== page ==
The Quarterly Review of Distance Education
class size, online courses, online education, Bloom's taxonony, objectivist-constructivist, community of inquiry model
Educational Methods | Nursing | Online and Distance Education
As universities across the nation turn to online delivery formats for many of their courses, the question of optimal class sizes has become increasingly controversial. This article reviews the current multidisciplinary research available to determine what, if any, guidance on online class size exists. The research to date offers no consensus regarding appropriate student-to-teacher ratios in online courses. The authors propose the use of 3 educational frameworks to guide class enrollment decisions that maintain educational quality: Bloom's taxonomy, objectivist-constructivist teaching strategies, and the community of inquiry model. Further research is recommended to assess student learning outcomes across courses of varying size.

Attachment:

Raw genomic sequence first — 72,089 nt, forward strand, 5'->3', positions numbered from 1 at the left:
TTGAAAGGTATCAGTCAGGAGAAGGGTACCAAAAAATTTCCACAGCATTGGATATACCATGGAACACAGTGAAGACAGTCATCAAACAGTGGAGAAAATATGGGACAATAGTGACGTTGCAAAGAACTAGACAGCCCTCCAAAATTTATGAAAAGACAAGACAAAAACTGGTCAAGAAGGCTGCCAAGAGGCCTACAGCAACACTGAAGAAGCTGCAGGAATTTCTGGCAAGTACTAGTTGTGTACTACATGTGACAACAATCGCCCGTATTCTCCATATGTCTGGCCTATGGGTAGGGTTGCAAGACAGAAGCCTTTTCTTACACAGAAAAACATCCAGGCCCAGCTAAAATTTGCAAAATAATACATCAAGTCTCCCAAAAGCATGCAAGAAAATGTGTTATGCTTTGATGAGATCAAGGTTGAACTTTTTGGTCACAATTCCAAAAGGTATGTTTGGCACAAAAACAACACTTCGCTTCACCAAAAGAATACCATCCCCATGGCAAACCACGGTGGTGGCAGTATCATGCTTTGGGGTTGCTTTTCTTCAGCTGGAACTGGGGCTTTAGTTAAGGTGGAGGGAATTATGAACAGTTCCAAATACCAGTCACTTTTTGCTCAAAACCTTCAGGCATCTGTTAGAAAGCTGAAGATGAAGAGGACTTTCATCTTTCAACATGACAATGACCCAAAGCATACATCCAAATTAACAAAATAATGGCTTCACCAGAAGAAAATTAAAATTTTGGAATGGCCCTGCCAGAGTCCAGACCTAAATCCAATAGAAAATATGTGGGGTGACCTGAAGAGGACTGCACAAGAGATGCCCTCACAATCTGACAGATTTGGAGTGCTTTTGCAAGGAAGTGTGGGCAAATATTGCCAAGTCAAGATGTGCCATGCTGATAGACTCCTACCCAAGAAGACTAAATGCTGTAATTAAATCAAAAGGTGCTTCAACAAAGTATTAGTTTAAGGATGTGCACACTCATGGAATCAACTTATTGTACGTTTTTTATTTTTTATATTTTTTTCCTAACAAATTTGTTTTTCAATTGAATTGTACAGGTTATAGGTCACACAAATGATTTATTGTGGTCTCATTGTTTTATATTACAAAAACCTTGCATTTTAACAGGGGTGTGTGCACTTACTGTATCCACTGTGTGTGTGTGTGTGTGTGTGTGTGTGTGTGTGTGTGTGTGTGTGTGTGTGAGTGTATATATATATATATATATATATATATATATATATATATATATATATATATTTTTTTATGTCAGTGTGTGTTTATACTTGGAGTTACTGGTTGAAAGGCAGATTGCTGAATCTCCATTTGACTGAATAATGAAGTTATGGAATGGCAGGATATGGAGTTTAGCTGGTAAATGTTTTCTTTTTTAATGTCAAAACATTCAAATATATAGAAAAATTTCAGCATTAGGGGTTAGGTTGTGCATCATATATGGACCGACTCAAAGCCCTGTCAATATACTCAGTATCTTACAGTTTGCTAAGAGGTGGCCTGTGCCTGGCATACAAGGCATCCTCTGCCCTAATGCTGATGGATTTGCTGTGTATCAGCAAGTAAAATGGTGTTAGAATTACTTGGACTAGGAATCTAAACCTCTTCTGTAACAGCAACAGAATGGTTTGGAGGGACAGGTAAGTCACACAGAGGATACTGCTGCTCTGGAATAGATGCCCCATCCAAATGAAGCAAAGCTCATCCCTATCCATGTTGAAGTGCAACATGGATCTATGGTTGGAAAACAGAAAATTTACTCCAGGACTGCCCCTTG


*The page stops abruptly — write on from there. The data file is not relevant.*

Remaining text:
Taft, Susan Hoefflinger; Perkowski, Tracy; and Martin, Lorene S. (2011). A Framework for Evaluating Class Size in Online Education. The Quarterly Review of Distance Education 12(3), 181-197. Retrieved from https://digitalcommons.kent.edu/nurspubs/1